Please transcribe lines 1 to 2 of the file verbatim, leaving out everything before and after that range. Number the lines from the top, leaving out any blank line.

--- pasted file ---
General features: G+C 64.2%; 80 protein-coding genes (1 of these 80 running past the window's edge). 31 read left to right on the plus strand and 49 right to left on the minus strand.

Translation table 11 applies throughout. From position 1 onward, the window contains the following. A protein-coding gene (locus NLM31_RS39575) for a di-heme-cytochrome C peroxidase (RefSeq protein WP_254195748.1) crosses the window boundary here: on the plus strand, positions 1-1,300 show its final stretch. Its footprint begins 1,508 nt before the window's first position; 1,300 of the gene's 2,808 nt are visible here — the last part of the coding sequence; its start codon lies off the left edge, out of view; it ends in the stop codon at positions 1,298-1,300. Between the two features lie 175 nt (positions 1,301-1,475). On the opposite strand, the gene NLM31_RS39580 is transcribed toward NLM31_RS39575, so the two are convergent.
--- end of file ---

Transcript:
General features: G+C 64.2%; 80 protein-coding genes (1 of these 80 running past the window's edge). 31 read left to right on the plus strand and 49 right to left on the minus strand.

Translation table 11 applies throughout. From position 1 onward, the window contains the following. A protein-coding gene (locus NLM31_RS39575) for a di-heme-cytochrome C peroxidase (RefSeq protein WP_254195748.1) crosses the window boundary here: on the plus strand, positions 1-1,300 show its final stretch. Its footprint begins 1,508 nt before the window's first position; 1,300 of the gene's 2,808 nt are visible here — the last part of the coding sequence; its start codon lies off the left edge, out of view; it ends in the stop codon at positions 1,298-1,300. Between the two features lie 175 nt (positions 1,301-1,475). On the opposite strand, the gene NLM31_RS39580 is transcribed toward NLM31_RS39575, so the two are convergent.